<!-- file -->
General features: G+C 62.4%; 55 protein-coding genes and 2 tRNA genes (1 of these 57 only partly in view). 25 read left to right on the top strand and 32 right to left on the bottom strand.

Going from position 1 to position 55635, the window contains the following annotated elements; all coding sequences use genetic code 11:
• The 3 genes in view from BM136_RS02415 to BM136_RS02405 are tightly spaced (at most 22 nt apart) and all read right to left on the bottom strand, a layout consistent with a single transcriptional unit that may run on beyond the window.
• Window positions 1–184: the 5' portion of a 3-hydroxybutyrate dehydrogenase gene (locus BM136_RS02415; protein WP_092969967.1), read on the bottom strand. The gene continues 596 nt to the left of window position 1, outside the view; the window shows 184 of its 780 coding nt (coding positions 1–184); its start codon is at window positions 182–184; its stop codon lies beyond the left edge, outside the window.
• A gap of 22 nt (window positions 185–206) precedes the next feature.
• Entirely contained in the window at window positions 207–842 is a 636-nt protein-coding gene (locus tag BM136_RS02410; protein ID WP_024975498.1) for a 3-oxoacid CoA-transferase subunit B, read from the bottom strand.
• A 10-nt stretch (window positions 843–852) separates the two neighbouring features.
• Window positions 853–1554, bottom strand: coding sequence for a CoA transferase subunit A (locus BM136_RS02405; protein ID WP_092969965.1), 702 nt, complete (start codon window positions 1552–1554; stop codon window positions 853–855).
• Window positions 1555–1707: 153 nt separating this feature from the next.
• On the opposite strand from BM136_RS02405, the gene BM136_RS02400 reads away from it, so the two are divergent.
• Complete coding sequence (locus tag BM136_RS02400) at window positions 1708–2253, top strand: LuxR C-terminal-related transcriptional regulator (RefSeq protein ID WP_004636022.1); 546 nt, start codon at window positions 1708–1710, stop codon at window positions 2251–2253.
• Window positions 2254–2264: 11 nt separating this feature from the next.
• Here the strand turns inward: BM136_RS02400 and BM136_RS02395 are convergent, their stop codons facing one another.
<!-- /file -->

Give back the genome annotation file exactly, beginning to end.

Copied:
General features: G+C 62.4%; 55 protein-coding genes and 2 tRNA genes (1 of these 57 only partly in view). 25 read left to right on the top strand and 32 right to left on the bottom strand.

Going from position 1 to position 55635, the window contains the following annotated elements; all coding sequences use genetic code 11:
• The 3 genes in view from BM136_RS02415 to BM136_RS02405 are tightly spaced (at most 22 nt apart) and all read right to left on the bottom strand, a layout consistent with a single transcriptional unit that may run on beyond the window.
• Window positions 1–184: the 5' portion of a 3-hydroxybutyrate dehydrogenase gene (locus BM136_RS02415; protein WP_092969967.1), read on the bottom strand. The gene continues 596 nt to the left of window position 1, outside the view; the window shows 184 of its 780 coding nt (coding positions 1–184); its start codon is at window positions 182–184; its stop codon lies beyond the left edge, outside the window.
• A gap of 22 nt (window positions 185–206) precedes the next feature.
• Entirely contained in the window at window positions 207–842 is a 636-nt protein-coding gene (locus tag BM136_RS02410; protein ID WP_024975498.1) for a 3-oxoacid CoA-transferase subunit B, read from the bottom strand.
• A 10-nt stretch (window positions 843–852) separates the two neighbouring features.
• Window positions 853–1554, bottom strand: coding sequence for a CoA transferase subunit A (locus BM136_RS02405; protein ID WP_092969965.1), 702 nt, complete (start codon window positions 1552–1554; stop codon window positions 853–855).
• Window positions 1555–1707: 153 nt separating this feature from the next.
• On the opposite strand from BM136_RS02405, the gene BM136_RS02400 reads away from it, so the two are divergent.
• Complete coding sequence (locus tag BM136_RS02400) at window positions 1708–2253, top strand: LuxR C-terminal-related transcriptional regulator (RefSeq protein ID WP_004636022.1); 546 nt, start codon at window positions 1708–1710, stop codon at window positions 2251–2253.
• Window positions 2254–2264: 11 nt separating this feature from the next.
• Here the strand turns inward: BM136_RS02400 and BM136_RS02395 are convergent, their stop codons facing one another.